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I have an opinion that I’d love to see become a thing.— Daniel Cuthbert (@dcuthbert) December 14, 2021
Tech firms pay their damn way. This list, and others, show an entire industry that probably spends more on friggin’ giveaways at cons than supporting devs who build their products with open source tool chains. https://t.co/JyfU2fsp9G
Defenders 🚨 against Log4shell— Kevin Beaumont (@GossiTheDog) December 14, 2021
I have been working with @CISAgov to produce a validated list of third party products using vulnerable Log4j
✅ find out your exposure and how to fix it
✅ This is work in progress
✅ Bookmark and track situation changeshttps://t.co/iQNJYsRQVC
We’re working closely with our public and private sector partners to address a critical vulnerability affecting the Apache log4j #software library. This vulnerability is being widely exploited by threat actors and presents an urgent challenge to patch: https://t.co/utbcDZBtPv— Cybersecurity and Infrastructure Security Agency (@CISAgov) December 13, 2021
This is another mitigation people are putting in - but it depends on a recent version of Log4j to work.— Kevin Beaumont (@GossiTheDog) December 13, 2021
There’s a lot of placebo effect mitigations happening with Log4Shell, sadly. Even some vendors have issued motivations that don’t actually work. https://t.co/6Fv5KzkeYJ
CISA recommends 3 immediate actions:— Cybersecurity and Infrastructure Security Agency (@CISAgov) December 13, 2021
1⃣Enumerate internet-facing endpoints that use Log4j.
2⃣Ensure your #SOC is actioning every alert on devices that fall into the category above.
3⃣Install a web application firewall that automatically updates.
Hard to overstate the severity of the Apache Log4j vulnerability being exploited across critical and industry systems as we speak.— Nicole Perlroth (@nicoleperlroth) December 14, 2021
CISA Director @CISAJen “one of the most serious I’ve seen in my entire career, if not the most serious.”
Good aggregated list of updates from companies and the affect on them from #log4j vulnerability. Exactly the value add that @CISAJen and team should be providing to the world!— Dmitri Alperovitch (@DAlperovitch) December 14, 2021
Would encourage you to join forces with @GossiTheDog and merge his list in!https://t.co/T8W01PJCdD
What percentage of Java software can’t be patched because the companies that developed it have lost the source code?— Matthew Green (@matthew_d_green) December 13, 2021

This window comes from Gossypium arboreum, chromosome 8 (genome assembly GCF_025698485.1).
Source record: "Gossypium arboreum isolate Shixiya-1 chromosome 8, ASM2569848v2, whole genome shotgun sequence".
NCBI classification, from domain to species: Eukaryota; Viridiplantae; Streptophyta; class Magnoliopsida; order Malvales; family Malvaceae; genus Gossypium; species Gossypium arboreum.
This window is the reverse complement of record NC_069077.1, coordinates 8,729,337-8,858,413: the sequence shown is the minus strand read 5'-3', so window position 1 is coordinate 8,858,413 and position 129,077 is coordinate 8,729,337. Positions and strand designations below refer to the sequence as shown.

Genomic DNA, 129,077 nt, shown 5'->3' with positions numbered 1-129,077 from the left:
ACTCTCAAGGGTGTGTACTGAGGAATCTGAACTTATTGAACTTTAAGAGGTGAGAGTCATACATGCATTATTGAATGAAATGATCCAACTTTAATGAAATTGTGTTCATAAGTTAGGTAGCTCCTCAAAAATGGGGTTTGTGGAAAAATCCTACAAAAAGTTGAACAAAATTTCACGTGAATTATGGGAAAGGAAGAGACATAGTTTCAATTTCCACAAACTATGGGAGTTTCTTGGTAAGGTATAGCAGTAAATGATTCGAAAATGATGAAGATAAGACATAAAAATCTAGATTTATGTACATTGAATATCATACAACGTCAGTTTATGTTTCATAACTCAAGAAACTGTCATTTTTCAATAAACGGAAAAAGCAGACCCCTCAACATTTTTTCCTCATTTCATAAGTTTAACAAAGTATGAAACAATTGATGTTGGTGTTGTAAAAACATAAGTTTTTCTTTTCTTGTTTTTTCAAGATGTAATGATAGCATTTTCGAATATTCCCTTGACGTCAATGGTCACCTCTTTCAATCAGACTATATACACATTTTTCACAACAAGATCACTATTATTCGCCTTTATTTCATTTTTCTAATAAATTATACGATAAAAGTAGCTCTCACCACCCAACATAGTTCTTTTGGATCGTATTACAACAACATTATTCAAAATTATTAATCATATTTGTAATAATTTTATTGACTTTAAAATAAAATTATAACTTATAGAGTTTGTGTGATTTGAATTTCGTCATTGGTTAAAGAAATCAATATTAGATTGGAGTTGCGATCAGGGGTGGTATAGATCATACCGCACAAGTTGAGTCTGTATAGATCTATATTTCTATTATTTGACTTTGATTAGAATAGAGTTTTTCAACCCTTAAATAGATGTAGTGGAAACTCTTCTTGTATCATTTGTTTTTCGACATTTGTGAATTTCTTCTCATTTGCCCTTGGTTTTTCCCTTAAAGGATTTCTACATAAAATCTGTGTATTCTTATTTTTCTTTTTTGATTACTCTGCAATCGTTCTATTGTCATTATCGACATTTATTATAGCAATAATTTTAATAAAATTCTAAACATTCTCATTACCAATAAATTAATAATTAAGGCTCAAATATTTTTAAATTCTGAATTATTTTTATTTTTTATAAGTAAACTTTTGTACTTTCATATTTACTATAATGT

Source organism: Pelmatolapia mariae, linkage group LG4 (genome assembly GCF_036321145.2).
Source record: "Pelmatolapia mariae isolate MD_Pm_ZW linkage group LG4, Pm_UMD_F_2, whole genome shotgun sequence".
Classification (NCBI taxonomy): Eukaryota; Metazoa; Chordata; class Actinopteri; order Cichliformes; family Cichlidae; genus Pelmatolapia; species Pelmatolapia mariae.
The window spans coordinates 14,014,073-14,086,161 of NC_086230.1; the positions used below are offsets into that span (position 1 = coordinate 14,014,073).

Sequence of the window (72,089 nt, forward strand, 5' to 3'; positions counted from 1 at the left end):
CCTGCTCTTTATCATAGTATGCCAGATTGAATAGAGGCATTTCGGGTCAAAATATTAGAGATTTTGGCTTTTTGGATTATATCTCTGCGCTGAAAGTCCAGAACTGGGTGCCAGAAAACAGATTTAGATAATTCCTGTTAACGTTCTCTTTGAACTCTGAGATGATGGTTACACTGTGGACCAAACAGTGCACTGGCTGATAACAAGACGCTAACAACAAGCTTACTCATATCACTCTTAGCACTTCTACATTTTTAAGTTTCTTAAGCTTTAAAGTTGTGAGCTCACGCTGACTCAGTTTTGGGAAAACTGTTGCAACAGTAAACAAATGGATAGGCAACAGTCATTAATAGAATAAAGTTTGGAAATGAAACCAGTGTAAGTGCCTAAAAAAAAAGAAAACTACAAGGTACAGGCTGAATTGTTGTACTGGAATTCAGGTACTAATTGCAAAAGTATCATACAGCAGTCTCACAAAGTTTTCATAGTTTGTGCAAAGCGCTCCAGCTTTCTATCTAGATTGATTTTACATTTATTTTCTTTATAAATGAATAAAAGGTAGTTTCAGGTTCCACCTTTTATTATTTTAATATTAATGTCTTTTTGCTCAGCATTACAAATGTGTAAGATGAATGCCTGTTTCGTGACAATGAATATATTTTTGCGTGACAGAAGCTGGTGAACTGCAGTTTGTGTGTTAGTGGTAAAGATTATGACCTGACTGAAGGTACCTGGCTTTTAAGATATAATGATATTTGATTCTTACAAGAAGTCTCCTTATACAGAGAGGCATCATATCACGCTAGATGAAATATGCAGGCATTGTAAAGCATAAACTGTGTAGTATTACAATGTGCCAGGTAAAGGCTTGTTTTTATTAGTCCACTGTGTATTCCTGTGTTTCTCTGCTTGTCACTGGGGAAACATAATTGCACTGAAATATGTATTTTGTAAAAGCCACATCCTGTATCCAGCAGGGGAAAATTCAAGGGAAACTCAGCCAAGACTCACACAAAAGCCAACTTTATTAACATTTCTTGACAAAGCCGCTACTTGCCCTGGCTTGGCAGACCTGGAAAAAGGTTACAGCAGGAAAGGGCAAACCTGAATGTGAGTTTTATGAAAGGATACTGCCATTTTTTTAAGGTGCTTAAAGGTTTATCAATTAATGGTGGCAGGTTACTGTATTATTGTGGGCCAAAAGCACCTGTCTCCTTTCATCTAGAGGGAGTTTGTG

Bad news for web3 enthusiasts, confirmed successful coin miner attacks using the Log4j vulnerability.— Nicole Perlroth (@nicoleperlroth) December 14, 2021
Attackers are also dropping:
•Khonsari, new ransomware targeting Windows.
•Orcus, a remote access Trojan.
•Reverse bash shells for future attacks.
(Per @Bitdefender) https://t.co/7LWg41mWND
Just added support to LDAP Serialized Payloads in the JNDI-Exploit-Kit. This attack path works in *ANY* java version as long the classes used in the Serialized payload are in the application classpath. Do not rely on your java version being up-to-date and update your log4j ASAP! pic.twitter.com/z3B2UolisR— Márcio Almeida (@marcioalm) December 13, 2021
This is such as bad look for a vendor that keeps time and processes payroll. Kronos hit with ransomware, warns of data breach and 'several week' outage https://t.co/bafTjxcZZQ via @ZDNet & @jgreigj https://t.co/tRVBZzZ5xR and community link. https://t.co/i9h4xOeLIe— Larry Dignan (@ldignan) December 13, 2021
What happened?: On Dec. 10th, an acute remote code execution vulnerability was reported in the #Apache logging package Log4j 2 versions 2.14.1. Exploiting this vulnerability allows threat actors to control #java-based web servers and launch #RCE attacks: https://t.co/sE5OvYJrTN pic.twitter.com/c0Gs0Xs0pe— Check Point Software (@CheckPointSW) December 14, 2021
Mad props to Chen Zhaojun of Alibaba Cloud Security for responsibly disclosing the #log4j vulnerability in private directly to the log4j developers, so that a patch to log4j was released by December 6th, several days before the vulnerability went public.— Talia Ringer (@TaliaRinger) December 12, 2021
#CISA created a webpage called Apache #Log4j Vulnerability Guidance and will actively maintain a community-sourced GitHub repository of publicly available information and vendor-supplied advisories regarding the Log4j flaw. https://t.co/5RllGpaisf— Lindsey O'Donnell Welch (@LindseyOD123) December 14, 2021
Further to the recent vulnerability announcement https://t.co/0z74LyiOxL— KAPPTURE (@Kappture1) December 14, 2021
Kappture does not use the 3rd party log4j library in its products. There is no action require by Kappture or any of its clients.#Hospitality #Tech #Security #CISA #log4j pic.twitter.com/O9kNsIqkP7
Attackers Target #log4j to Drop #ransomware, Web Shells, #Backdoors— 𝔸𝕞𝕚𝕥𝕒𝕧 𝔹𝕙𝕒𝕥𝕥𝕒𝕔𝕙𝕒𝕣𝕛𝕖𝕖 (@bamitav) December 15, 2021
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